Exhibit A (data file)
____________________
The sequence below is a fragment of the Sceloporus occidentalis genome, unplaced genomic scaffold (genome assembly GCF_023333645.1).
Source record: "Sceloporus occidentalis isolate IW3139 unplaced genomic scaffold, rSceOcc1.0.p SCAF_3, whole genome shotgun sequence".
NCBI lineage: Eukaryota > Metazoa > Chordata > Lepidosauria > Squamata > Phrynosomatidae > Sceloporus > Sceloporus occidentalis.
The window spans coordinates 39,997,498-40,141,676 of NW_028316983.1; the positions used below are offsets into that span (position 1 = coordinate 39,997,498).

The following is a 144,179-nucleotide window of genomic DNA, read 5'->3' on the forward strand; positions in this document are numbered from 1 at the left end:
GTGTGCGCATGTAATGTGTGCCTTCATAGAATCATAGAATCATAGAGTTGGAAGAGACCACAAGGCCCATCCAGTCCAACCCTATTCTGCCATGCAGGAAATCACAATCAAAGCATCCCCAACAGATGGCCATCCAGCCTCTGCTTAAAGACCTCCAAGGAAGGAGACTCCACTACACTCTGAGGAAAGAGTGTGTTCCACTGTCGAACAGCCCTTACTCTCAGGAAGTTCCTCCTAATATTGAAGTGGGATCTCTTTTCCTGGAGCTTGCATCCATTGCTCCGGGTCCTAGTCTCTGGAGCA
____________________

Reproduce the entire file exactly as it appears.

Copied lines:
The sequence below is a fragment of the Sceloporus occidentalis genome, unplaced genomic scaffold (genome assembly GCF_023333645.1).
Source record: "Sceloporus occidentalis isolate IW3139 unplaced genomic scaffold, rSceOcc1.0.p SCAF_3, whole genome shotgun sequence".
NCBI lineage: Eukaryota > Metazoa > Chordata > Lepidosauria > Squamata > Phrynosomatidae > Sceloporus > Sceloporus occidentalis.
The window spans coordinates 39,997,498-40,141,676 of NW_028316983.1; the positions used below are offsets into that span (position 1 = coordinate 39,997,498).

The following is a 144,179-nucleotide window of genomic DNA, read 5'->3' on the forward strand; positions in this document are numbered from 1 at the left end:
GTGTGCGCATGTAATGTGTGCCTTCATAGAATCATAGAATCATAGAGTTGGAAGAGACCACAAGGCCCATCCAGTCCAACCCTATTCTGCCATGCAGGAAATCACAATCAAAGCATCCCCAACAGATGGCCATCCAGCCTCTGCTTAAAGACCTCCAAGGAAGGAGACTCCACTACACTCTGAGGAAAGAGTGTGTTCCACTGTCGAACAGCCCTTACTCTCAGGAAGTTCCTCCTAATATTGAAGTGGGATCTCTTTTCCTGGAGCTTGCATCCATTGCTCCGGGTCCTAGTCTCTGGAGCA